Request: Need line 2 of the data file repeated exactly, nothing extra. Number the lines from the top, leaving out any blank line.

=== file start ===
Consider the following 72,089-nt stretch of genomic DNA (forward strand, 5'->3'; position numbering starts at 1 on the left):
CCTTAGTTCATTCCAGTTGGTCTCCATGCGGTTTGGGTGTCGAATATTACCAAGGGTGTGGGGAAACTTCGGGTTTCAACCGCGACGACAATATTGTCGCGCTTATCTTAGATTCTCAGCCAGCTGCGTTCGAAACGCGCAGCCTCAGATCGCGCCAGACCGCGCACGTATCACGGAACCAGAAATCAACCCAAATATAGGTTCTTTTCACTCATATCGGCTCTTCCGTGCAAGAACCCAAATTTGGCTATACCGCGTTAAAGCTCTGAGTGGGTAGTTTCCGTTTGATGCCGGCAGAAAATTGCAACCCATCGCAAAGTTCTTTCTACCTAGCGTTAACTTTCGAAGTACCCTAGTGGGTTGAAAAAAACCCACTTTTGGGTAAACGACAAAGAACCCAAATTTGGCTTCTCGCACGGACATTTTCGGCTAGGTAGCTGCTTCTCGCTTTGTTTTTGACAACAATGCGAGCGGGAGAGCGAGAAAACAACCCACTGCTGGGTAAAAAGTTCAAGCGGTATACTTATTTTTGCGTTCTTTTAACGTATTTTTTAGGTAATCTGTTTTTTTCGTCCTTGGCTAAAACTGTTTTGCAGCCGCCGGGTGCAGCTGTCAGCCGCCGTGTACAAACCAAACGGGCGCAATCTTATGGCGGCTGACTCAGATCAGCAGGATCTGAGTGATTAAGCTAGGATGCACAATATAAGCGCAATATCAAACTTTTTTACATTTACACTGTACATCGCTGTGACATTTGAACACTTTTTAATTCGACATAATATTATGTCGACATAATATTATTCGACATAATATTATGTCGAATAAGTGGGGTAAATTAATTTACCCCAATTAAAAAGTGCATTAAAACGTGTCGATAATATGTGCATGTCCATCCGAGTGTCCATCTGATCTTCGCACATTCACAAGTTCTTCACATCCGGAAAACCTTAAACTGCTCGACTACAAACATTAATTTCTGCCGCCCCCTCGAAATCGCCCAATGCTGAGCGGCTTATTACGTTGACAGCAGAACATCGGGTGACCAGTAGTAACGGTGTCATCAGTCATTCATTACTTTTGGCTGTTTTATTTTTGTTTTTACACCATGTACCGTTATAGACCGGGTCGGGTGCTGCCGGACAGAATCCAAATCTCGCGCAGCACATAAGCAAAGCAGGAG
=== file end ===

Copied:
CCTTAGTTCATTCCAGTTGGTCTCCATGCGGTTTGGGTGTCGAATATTACCAAGGGTGTGGGGAAACTTCGGGTTTCAACCGCGACGACAATATTGTCGCGCTTATCTTAGATTCTCAGCCAGCTGCGTTCGAAACGCGCAGCCTCAGATCGCGCCAGACCGCGCACGTATCACGGAACCAGAAATCAACCCAAATATAGGTTCTTTTCACTCATATCGGCTCTTCCGTGCAAGAACCCAAATTTGGCTATACCGCGTTAAAGCTCTGAGTGGGTAGTTTCCGTTTGATGCCGGCAGAAAATTGCAACCCATCGCAAAGTTCTTTCTACCTAGCGTTAACTTTCGAAGTACCCTAGTGGGTTGAAAAAAACCCACTTTTGGGTAAACGACAAAGAACCCAAATTTGGCTTCTCGCACGGACATTTTCGGCTAGGTAGCTGCTTCTCGCTTTGTTTTTGACAACAATGCGAGCGGGAGAGCGAGAAAACAACCCACTGCTGGGTAAAAAGTTCAAGCGGTATACTTATTTTTGCGTTCTTTTAACGTATTTTTTAGGTAATCTGTTTTTTTCGTCCTTGGCTAAAACTGTTTTGCAGCCGCCGGGTGCAGCTGTCAGCCGCCGTGTACAAACCAAACGGGCGCAATCTTATGGCGGCTGACTCAGATCAGCAGGATCTGAGTGATTAAGCTAGGATGCACAATATAAGCGCAATATCAAACTTTTTTACATTTACACTGTACATCGCTGTGACATTTGAACACTTTTTAATTCGACATAATATTATGTCGACATAATATTATTCGACATAATATTATGTCGAATAAGTGGGGTAAATTAATTTACCCCAATTAAAAAGTGCATTAAAACGTGTCGATAATATGTGCATGTCCATCCGAGTGTCCATCTGATCTTCGCACATTCACAAGTTCTTCACATCCGGAAAACCTTAAACTGCTCGACTACAAACATTAATTTCTGCCGCCCCCTCGAAATCGCCCAATGCTGAGCGGCTTATTACGTTGACAGCAGAACATCGGGTGACCAGTAGTAACGGTGTCATCAGTCATTCATTACTTTTGGCTGTTTTATTTTTGTTTTTACACCATGTACCGTTATAGACCGGGTCGGGTGCTGCCGGACAGAATCCAAATCTCGCGCAGCACATAAGCAAAGCAGGAG